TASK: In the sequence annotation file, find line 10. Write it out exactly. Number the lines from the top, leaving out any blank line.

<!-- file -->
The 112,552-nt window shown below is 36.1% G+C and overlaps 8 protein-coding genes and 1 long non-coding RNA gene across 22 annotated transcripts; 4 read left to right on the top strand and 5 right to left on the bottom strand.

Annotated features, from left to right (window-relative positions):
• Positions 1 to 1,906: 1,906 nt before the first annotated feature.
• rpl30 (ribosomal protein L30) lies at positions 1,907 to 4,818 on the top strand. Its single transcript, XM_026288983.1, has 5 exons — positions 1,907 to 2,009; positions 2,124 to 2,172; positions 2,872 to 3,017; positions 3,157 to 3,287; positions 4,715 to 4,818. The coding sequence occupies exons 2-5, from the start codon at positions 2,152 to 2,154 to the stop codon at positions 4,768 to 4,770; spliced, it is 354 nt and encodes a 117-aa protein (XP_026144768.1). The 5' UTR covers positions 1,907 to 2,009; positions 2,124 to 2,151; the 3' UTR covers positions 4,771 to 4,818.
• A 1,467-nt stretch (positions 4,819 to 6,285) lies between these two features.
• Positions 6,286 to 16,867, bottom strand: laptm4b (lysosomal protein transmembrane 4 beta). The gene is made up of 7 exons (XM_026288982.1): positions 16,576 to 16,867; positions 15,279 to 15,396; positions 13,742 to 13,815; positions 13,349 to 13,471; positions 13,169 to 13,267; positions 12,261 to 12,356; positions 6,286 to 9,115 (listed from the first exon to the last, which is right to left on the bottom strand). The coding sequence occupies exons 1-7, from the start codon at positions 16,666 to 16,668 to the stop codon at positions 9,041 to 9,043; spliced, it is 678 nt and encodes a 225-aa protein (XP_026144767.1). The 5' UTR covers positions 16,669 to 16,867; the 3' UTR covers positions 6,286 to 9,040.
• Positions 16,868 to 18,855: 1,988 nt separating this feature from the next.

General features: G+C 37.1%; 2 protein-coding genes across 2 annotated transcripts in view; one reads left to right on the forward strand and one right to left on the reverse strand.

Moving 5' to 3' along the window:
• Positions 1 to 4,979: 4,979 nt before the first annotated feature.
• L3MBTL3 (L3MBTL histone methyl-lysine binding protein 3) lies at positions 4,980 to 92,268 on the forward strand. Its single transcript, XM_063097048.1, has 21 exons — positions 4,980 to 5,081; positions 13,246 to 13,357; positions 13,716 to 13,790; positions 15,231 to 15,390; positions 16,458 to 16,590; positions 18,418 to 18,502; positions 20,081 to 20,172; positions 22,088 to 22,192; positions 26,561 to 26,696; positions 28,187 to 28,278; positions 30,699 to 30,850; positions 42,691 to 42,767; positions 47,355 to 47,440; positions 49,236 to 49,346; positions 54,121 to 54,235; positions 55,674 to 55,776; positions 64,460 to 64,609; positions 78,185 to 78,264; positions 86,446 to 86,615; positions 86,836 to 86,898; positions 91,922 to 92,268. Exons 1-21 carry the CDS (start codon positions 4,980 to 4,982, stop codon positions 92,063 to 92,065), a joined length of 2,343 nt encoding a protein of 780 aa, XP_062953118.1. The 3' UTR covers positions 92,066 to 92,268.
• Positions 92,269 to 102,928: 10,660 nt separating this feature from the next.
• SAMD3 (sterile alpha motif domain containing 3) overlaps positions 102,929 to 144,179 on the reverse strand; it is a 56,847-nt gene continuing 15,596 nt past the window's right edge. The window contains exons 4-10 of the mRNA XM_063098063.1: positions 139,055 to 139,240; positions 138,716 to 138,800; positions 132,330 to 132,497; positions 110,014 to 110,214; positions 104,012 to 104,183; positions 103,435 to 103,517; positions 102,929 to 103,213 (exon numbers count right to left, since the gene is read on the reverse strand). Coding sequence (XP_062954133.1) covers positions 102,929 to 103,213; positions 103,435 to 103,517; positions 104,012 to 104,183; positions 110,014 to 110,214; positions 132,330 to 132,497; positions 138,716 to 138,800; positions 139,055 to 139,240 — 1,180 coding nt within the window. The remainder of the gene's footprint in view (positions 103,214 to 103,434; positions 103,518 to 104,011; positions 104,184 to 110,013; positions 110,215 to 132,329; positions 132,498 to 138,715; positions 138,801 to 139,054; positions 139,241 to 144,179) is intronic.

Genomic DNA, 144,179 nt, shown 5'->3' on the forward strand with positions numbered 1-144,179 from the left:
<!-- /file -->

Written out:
• Positions 1 to 4,979: 4,979 nt before the first annotated feature.